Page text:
Physical Contact Varies By Culture

Ironically, the day after I wrote the post on personal space, we did a very interesting exercise in my Intercultural Communication class. A few students were chosen to observe, and the rest of us picked a partner. Now, we were asked to start a conversation with our partner. Easy enough, right? After a few minutes, we had to cut the distance between us in half. Standing about 1.5 feet from my partner, I found myself leaning back, turning my head more and not making eye contact. After a few more minutes, we were asked to hold hands and continue our conversation. So now we are standing about 1.5 feet from each other, borderline intimate zone, and we awkwardly are holding hands. This went on for about five minutes. Everyone’s hands were clammy and we were all uncomfortable and not making eye contact. Put yourself in our shoes, how would you feel if you had to do the same with someone you didn’t know?

This exercise showed American’s struggle with personal space, but also physical contact. Other than shaking hands, physical contact, such as holding hands or hugging, is reserved for people we are close with. It’s pretty awkward with a stranger. In most Western countries physical contact can mean social dominance. People with a higher status tend to exert more physical contact, whereas lower status individuals receive more of the physical contact. For example, your boss might pat you on the back or maybe grip your shoulder as they’re leaning over you to look at your work. This is not uncommon, yet it can still make employees feel uncomfortable. On the flip side, you would never pat your boss on the back, it’s a superiority thing.

So, what cultures tend have more physical contact? Very similar to personal space, the Middle East, Latin America and southern Europe prefer a lot more physical contact during normal conversations. A common greeting is kissing on the cheek. In Spain, I noticed many conversations with men clasping each other’s arm or placing a hand on the other person’s shoulder. In Northern Europe, you have to apologize if you accidentally brush by someone. They do not appreciate touching at all. The Japanese though, are culturally most opposed to the touch of a stranger. If you think about it, they greet each other with a bow, not a kiss or handshake.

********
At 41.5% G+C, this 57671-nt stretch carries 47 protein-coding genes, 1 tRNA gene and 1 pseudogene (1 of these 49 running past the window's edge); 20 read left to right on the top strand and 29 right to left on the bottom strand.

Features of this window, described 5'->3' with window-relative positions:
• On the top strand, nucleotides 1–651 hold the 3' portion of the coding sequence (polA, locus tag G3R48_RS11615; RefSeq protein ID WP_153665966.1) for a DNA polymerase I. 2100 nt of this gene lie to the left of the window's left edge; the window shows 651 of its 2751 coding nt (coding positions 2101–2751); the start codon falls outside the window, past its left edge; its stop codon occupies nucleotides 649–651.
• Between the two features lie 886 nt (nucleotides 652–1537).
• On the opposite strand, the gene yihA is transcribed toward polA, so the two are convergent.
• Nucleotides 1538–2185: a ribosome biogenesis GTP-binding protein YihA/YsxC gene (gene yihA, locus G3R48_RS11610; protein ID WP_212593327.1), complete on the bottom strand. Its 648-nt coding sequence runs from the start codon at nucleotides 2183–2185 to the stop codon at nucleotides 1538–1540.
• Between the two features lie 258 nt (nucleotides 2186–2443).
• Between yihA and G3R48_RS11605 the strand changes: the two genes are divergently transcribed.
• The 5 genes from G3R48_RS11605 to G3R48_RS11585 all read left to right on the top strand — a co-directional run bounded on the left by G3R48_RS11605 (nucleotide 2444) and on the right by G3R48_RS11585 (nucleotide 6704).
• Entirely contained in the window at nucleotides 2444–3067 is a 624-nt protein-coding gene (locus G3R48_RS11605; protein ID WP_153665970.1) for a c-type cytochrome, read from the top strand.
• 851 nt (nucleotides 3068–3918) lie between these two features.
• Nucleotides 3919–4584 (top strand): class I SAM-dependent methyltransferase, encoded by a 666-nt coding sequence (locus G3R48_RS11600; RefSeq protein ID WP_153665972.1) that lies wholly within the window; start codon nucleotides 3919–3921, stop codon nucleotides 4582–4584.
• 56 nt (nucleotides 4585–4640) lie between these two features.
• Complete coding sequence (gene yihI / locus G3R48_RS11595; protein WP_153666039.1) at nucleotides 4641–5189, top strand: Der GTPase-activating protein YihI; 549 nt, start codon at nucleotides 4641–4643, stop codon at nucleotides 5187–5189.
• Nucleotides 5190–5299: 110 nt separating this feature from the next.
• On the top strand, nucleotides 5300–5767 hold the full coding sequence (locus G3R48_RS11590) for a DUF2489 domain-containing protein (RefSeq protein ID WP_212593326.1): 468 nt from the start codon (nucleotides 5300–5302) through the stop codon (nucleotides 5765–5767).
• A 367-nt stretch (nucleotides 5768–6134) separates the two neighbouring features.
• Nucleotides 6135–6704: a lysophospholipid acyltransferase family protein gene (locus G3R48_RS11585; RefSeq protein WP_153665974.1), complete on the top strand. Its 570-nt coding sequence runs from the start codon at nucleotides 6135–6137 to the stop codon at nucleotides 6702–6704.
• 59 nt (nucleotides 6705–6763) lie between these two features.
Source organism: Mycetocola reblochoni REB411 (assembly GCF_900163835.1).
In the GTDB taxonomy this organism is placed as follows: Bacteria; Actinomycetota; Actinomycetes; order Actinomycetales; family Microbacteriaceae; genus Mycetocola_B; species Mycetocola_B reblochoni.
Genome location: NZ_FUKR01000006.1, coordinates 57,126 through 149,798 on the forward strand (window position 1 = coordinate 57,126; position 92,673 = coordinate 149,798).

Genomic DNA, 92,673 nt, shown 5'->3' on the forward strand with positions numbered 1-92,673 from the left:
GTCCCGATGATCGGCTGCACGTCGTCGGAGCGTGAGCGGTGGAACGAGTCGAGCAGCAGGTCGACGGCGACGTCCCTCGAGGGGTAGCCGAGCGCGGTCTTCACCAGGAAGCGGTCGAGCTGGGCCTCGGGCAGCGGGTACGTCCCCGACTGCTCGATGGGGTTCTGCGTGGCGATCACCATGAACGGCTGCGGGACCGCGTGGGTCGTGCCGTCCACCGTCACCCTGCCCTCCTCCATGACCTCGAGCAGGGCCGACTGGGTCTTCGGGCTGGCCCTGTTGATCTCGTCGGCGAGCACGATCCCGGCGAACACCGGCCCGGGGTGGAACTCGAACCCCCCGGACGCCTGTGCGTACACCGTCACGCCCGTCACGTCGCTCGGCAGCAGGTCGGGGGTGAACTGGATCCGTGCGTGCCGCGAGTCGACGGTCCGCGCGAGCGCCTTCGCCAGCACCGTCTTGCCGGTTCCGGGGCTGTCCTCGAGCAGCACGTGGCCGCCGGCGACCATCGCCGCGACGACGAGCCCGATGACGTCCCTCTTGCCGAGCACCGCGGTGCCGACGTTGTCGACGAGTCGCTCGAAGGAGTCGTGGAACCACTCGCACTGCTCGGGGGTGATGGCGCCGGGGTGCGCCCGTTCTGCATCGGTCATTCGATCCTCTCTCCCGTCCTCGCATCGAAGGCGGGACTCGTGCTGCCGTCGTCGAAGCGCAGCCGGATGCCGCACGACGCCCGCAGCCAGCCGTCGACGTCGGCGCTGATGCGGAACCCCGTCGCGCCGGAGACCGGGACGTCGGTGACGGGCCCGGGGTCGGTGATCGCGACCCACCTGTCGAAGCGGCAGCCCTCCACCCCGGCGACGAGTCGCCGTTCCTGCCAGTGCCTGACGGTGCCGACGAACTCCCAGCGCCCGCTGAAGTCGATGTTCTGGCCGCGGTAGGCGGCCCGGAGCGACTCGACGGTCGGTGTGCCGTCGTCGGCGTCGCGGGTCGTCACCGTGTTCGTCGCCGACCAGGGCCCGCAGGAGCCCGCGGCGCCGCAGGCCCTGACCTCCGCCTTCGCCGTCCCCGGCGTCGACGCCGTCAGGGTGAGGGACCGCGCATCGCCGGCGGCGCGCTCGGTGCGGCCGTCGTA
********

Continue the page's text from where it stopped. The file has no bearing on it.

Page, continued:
Muslims also have strict cultural rules about touching. Men and women cannot touch, even casually, in public. You will not see couples, even married, walking down the street holding hands. Now, two women often walk holding hands and men can be seen walking arm in arm with one another. We might do a double take if we see two men casually walking with their arms linked. Remember, the appropriateness of touching varies by culture. Don’t make the mistake of touching someone’s arm during a conversation in a culture where it is not appropriate or be horrified if someone from Latin America places their hand on your shoulder during a discussion. Be aware of different culture’s comfort towards touching, as well as your own. Does anyone have an example of being uncomfortable with certain physical contact in a different culture?

Personal Space

Have you ever been sitting in an empty café and someone walks in and sits right next to you? I mean, every single table is open and they choose to sit closest to you. Or maybe you’re standing in line at the grocery store and the person behind you is standing so close you can feel their breath. You might turn to these people, give them a dirty look and think to yourself, “What is their problem? Give me some space!” This is common for many Americans, we have a very large personal space bubble compared to most countries.